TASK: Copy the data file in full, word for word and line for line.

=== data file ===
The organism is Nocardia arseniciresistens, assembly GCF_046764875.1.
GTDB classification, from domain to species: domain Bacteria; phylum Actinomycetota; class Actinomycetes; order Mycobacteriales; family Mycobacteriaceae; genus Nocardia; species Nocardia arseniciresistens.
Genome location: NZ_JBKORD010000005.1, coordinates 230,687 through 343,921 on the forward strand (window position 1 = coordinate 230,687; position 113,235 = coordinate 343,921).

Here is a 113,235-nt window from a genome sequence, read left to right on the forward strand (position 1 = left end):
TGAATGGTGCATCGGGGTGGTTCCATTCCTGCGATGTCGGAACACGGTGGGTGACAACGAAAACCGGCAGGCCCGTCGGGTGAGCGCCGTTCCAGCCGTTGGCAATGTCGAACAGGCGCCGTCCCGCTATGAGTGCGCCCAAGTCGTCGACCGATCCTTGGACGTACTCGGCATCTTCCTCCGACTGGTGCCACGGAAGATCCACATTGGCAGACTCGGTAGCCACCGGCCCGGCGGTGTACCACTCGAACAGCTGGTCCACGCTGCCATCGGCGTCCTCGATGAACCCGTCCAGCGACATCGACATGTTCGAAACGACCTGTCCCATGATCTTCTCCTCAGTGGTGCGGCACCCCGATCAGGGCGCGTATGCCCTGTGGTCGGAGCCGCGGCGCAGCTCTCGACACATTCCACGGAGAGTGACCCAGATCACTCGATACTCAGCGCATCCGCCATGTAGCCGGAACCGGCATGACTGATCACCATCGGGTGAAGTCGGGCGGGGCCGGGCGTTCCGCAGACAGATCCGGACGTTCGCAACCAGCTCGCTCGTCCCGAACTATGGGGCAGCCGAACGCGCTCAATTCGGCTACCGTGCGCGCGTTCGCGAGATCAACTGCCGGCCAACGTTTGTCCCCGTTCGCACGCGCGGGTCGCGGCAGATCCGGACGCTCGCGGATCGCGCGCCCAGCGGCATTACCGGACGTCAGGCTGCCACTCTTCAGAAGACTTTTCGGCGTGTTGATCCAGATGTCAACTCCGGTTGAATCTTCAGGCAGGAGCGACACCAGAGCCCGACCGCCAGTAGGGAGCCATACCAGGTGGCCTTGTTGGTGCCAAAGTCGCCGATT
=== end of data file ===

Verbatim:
The organism is Nocardia arseniciresistens, assembly GCF_046764875.1.
GTDB classification, from domain to species: domain Bacteria; phylum Actinomycetota; class Actinomycetes; order Mycobacteriales; family Mycobacteriaceae; genus Nocardia; species Nocardia arseniciresistens.
Genome location: NZ_JBKORD010000005.1, coordinates 230,687 through 343,921 on the forward strand (window position 1 = coordinate 230,687; position 113,235 = coordinate 343,921).

Here is a 113,235-nt window from a genome sequence, read left to right on the forward strand (position 1 = left end):
TGAATGGTGCATCGGGGTGGTTCCATTCCTGCGATGTCGGAACACGGTGGGTGACAACGAAAACCGGCAGGCCCGTCGGGTGAGCGCCGTTCCAGCCGTTGGCAATGTCGAACAGGCGCCGTCCCGCTATGAGTGCGCCCAAGTCGTCGACCGATCCTTGGACGTACTCGGCATCTTCCTCCGACTGGTGCCACGGAAGATCCACATTGGCAGACTCGGTAGCCACCGGCCCGGCGGTGTACCACTCGAACAGCTGGTCCACGCTGCCATCGGCGTCCTCGATGAACCCGTCCAGCGACATCGACATGTTCGAAACGACCTGTCCCATGATCTTCTCCTCAGTGGTGCGGCACCCCGATCAGGGCGCGTATGCCCTGTGGTCGGAGCCGCGGCGCAGCTCTCGACACATTCCACGGAGAGTGACCCAGATCACTCGATACTCAGCGCATCCGCCATGTAGCCGGAACCGGCATGACTGATCACCATCGGGTGAAGTCGGGCGGGGCCGGGCGTTCCGCAGACAGATCCGGACGTTCGCAACCAGCTCGCTCGTCCCGAACTATGGGGCAGCCGAACGCGCTCAATTCGGCTACCGTGCGCGCGTTCGCGAGATCAACTGCCGGCCAACGTTTGTCCCCGTTCGCACGCGCGGGTCGCGGCAGATCCGGACGCTCGCGGATCGCGCGCCCAGCGGCATTACCGGACGTCAGGCTGCCACTCTTCAGAAGACTTTTCGGCGTGTTGATCCAGATGTCAACTCCGGTTGAATCTTCAGGCAGGAGCGACACCAGAGCCCGACCGCCAGTAGGGAGCCATACCAGGTGGCCTTGTTGGTGCCAAAGTCGCCGATT